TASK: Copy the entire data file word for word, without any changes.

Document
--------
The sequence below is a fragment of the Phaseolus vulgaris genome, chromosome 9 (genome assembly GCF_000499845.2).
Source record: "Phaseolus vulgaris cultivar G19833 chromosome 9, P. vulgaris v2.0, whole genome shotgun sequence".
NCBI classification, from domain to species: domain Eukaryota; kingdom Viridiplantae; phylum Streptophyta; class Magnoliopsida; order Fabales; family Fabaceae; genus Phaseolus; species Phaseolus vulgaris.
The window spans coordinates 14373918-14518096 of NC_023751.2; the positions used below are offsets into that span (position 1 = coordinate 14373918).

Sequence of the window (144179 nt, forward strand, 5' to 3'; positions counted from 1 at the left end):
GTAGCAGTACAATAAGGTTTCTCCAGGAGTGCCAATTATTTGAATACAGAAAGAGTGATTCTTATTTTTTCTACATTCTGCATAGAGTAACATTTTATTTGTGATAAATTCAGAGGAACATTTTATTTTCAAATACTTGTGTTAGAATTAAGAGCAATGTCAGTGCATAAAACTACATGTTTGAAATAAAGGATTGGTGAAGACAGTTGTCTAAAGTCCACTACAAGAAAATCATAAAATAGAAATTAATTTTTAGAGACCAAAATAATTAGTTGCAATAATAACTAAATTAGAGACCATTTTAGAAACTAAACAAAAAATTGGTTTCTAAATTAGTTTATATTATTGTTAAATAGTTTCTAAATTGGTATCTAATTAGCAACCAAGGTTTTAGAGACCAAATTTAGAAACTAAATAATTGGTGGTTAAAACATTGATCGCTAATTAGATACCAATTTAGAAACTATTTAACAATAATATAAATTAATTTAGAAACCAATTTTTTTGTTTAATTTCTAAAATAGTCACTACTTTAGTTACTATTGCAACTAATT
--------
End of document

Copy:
The sequence below is a fragment of the Phaseolus vulgaris genome, chromosome 9 (genome assembly GCF_000499845.2).
Source record: "Phaseolus vulgaris cultivar G19833 chromosome 9, P. vulgaris v2.0, whole genome shotgun sequence".
NCBI classification, from domain to species: domain Eukaryota; kingdom Viridiplantae; phylum Streptophyta; class Magnoliopsida; order Fabales; family Fabaceae; genus Phaseolus; species Phaseolus vulgaris.
The window spans coordinates 14373918-14518096 of NC_023751.2; the positions used below are offsets into that span (position 1 = coordinate 14373918).

Sequence of the window (144179 nt, forward strand, 5' to 3'; positions counted from 1 at the left end):
GTAGCAGTACAATAAGGTTTCTCCAGGAGTGCCAATTATTTGAATACAGAAAGAGTGATTCTTATTTTTTCTACATTCTGCATAGAGTAACATTTTATTTGTGATAAATTCAGAGGAACATTTTATTTTCAAATACTTGTGTTAGAATTAAGAGCAATGTCAGTGCATAAAACTACATGTTTGAAATAAAGGATTGGTGAAGACAGTTGTCTAAAGTCCACTACAAGAAAATCATAAAATAGAAATTAATTTTTAGAGACCAAAATAATTAGTTGCAATAATAACTAAATTAGAGACCATTTTAGAAACTAAACAAAAAATTGGTTTCTAAATTAGTTTATATTATTGTTAAATAGTTTCTAAATTGGTATCTAATTAGCAACCAAGGTTTTAGAGACCAAATTTAGAAACTAAATAATTGGTGGTTAAAACATTGATCGCTAATTAGATACCAATTTAGAAACTATTTAACAATAATATAAATTAATTTAGAAACCAATTTTTTTGTTTAATTTCTAAAATAGTCACTACTTTAGTTACTATTGCAACTAATT